Brad Crouch of the Crows handballs against the Western Bulldogs. Picture: Quinn Rooney/Getty Images
Brad Crouch of the Crows handballs against the Western Bulldogs. Picture: Quinn Rooney/Getty Images

Why Crouch is now Crows’ best bet

HAVING parted with Eddie Betts, Adelaide must double down on retaining Brad Crouch or face a continued narrative of its best and brightest deserting West Lakes.

Brad Crouch joining Patrick Dangerfield leaving Adelaide in the year they won gold jackets would be unfortunate regardless of a change to fluid loyalty in club land.

A Crouch departure would leave Adelaide's midfield exposed without quality reinforcement.

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"There is a tipping point and I have been frustrated at clubs I have been in where you can become too young. You need some senior heads around the place to lead the way," Essendon great Matthew Lloyd told Trade Radio.

"How many players can they lose? Look at it over the years Paddy Dangerfield, Jake Lever, Charlie Cameron and in recent times Hugh Greenwood, Sam Jacobs, Alex Keath. Now you are talking about just giving up on your best and fairest.

"I would keep Brad Crouch, not if he wants too much money but you want senior, good players around the club to support young players."

A future fourth-round draft pick from Carlton for Betts will be next to worthless for Crows list manager Justin Reid. The silver lining is Adelaide pays just a quarter of veteran Betts' contract next season while clearing around $350,000 of cap space.

Club champion Brad Crouch after winning the Malcolm Blight Medal this month. Picture Mark Brake
Club champion Brad Crouch after winning the Malcolm Blight Medal this month. Picture Mark Brake

The first priority of Adelaide's ninth senior coach is to connect with and settle 83-game on-baller Crouch long-term at West Lakes.

Gold Coast offered overs at around $825,000 per season to snare Crouch. There are no shortage of Victorian suitors for Crouch, a restricted free agent next season. Crows fans won't stomach Ballarat product Crouch lining up at Geelong in 2021.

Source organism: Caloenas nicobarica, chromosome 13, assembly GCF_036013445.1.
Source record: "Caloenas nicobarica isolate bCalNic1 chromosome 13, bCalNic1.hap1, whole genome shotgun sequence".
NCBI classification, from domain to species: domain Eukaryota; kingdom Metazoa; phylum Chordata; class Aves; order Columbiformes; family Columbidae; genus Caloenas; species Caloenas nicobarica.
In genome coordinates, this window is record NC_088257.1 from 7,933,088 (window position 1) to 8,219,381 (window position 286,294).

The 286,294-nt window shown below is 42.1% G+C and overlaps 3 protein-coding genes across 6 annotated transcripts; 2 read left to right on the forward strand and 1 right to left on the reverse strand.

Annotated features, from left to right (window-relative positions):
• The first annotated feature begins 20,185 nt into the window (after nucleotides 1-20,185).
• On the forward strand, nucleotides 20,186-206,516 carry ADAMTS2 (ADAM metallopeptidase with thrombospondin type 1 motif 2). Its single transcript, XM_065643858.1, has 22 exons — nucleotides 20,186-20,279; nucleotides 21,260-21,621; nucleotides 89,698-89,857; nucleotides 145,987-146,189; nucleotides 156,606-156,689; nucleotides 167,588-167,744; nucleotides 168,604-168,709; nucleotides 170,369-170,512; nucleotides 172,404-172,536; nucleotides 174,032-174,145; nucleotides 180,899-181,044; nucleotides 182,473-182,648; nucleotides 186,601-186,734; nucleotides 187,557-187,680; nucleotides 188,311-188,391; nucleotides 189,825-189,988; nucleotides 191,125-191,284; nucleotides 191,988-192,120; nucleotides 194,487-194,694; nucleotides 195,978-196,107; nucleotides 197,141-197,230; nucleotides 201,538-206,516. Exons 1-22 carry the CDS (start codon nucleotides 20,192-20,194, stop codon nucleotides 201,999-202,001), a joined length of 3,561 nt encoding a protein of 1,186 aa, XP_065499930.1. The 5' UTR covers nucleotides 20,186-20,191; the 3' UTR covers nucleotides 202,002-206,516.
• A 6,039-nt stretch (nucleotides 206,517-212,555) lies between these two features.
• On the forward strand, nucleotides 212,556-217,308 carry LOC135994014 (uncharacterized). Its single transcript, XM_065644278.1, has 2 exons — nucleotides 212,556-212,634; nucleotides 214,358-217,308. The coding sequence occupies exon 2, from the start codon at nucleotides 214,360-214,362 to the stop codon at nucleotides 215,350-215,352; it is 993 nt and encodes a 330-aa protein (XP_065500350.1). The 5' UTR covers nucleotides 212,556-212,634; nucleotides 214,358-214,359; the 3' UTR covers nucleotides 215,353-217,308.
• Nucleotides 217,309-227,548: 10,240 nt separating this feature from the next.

If Matthew Nicks - as expected - succeeds Don Pyke as Crows coach then his highly credentialed relationship building skills will be priceless in assuaging stars headlined by Malcolm Blight medallist Crouch.

Crouch this month said "I'm hoping to play at the Adelaide Footy Club for as long as I can".

Some of the money saved from Betts' cost shift could be used to accommodate Brad Crouch if the club desired.

Brad Crouch handballs against Essendon. Picture: AAP Image/David Mariuz
Brad Crouch handballs against Essendon. Picture: AAP Image/David Mariuz

While Crouch's Crows future could boil down to hard cash, Betts' Adelaide finish is a melancholy moment for those with emotional attachment to players and club.

The romance in Betts' 316-game AFL journey points to the three-time All Australian having the last laugh at Carlton, rejuvenated by close friend and senior coach David Teague.

Betts won a fourth goal of-the-year gong this season but had arguably played his best football in tri-colours. Dropped in round 19 last season, Betts became disenchanted with coaching staff who, ironically, are no longer at the club after Jason Dunstall's external football department review.

There is no sugar-coating Betts' exit - it rips soul from a club routinely painted as a corporation.

That Betts was so unhappy at Adelaide he felt compelled to take a pay cut to escape is unfortunate for a player deeply embraced by fans and idolised by children.

The biggest losers at West Lakes from Betts return to Carlton are two-game forward Tyson Stengle and brilliant Wayne Milera, now deprived of the game's leading indigenous mentor.

Betts has described his Blues homecoming as a 'fairytale' but it is Adelaide that needs a happy ending this trade period and national draft after two troubled seasons. With no flag since 1998 and a club favourite released, patience is running thin for Adelaide's loyal fans.

News Corp Australia


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